CONTRIBUTED BY SARAH FORTE
This summer I had a chance to spend a day in Washington D.C. before hopping on the rotator to Germany. Spending the day in our country’s capitol hours before moving to Germany felt fitting. As we walked the national mall, we came to the relatively new WWII memorial, half way between the Washington Monument and the Lincoln Memorial. One side of the memorial represented the war in the Pacific and the other side, the European Theater. I found the section marked “Okinawa,” where we were last assigned, and then found “Germany” where we were headed. That’s when it really hit me how much that war, long over before I was born, has influenced my life.
Without WWII there would be no reason for a girl from the mid-west to move with her husband to a tiny island in the Pacific for three years and pack up everything again and move to Germany for another expected three years. Do I love to travel? Yes! Do I appreciate living in these places? Yes! Would I have done it without the push from the military? Probably not.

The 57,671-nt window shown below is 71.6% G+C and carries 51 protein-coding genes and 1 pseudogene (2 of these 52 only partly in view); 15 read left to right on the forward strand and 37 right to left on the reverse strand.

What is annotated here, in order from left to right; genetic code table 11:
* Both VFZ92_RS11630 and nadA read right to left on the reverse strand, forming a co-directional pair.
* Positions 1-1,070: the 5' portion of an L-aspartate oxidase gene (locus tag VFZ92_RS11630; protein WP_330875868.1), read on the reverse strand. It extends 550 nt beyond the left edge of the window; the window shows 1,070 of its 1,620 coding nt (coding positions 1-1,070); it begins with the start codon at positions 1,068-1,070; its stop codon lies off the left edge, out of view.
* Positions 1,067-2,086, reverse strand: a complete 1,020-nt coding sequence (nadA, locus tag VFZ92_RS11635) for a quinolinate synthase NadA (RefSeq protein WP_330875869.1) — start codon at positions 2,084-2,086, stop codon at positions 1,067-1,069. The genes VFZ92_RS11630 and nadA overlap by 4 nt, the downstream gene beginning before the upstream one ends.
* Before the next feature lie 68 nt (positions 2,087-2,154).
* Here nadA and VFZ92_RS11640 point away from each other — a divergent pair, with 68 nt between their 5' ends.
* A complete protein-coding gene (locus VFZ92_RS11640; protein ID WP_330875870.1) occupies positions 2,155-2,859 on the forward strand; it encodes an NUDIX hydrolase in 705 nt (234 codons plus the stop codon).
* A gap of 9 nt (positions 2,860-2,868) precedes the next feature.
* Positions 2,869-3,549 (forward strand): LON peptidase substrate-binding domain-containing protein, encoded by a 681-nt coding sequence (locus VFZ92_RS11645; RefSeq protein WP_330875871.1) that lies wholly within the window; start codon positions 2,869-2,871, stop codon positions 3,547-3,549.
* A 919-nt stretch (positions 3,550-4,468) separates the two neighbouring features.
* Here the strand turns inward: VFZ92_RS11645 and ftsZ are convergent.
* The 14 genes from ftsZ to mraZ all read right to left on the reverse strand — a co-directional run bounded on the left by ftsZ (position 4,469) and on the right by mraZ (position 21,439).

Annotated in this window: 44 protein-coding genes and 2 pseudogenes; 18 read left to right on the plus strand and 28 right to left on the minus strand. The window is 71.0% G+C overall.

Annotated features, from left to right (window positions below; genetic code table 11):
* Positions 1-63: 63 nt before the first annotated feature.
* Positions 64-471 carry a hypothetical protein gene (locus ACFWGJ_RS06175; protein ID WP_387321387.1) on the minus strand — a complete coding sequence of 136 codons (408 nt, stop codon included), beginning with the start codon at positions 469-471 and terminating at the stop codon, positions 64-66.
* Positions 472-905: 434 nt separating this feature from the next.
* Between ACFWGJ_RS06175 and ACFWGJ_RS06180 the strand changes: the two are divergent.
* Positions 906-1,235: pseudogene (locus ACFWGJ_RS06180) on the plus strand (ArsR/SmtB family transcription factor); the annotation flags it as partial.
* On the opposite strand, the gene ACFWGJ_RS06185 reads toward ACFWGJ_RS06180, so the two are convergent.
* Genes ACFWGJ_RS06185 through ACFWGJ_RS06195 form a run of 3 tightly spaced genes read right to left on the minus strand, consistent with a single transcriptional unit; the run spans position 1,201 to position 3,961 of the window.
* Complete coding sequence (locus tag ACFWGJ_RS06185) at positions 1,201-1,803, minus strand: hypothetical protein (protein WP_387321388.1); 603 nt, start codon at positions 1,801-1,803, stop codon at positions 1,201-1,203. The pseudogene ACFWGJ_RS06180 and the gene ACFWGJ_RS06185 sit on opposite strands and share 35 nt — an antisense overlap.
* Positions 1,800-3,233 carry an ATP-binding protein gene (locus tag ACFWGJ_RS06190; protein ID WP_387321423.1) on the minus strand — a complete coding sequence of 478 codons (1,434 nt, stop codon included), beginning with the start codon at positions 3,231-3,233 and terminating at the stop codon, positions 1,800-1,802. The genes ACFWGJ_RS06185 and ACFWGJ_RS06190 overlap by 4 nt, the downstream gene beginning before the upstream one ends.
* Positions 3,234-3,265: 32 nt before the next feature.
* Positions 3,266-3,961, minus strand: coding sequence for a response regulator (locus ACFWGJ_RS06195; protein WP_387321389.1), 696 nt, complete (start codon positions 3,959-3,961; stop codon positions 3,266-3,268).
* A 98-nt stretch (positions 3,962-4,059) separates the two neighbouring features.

And why is the US military presence so large in places like Germany and Okinawa? It all goes back to the events of WWII and the agreements made following the war. America was a major player in the war, but, thankfully, the war was not fought there. The bombs didn’t physically change our cities; the events did not play out in our neighborhoods. But living in Europe, you will often see the marks of war yet today.
If you are a “history person” or not, you will be reminded of the war’s changing hand on Germany. You will see buildings that survived the conflict or others who needed major rebuilding after the war. You might be walking down the street and see a monument. Or you can go to places that are known for their direct correlation to specific events of the war.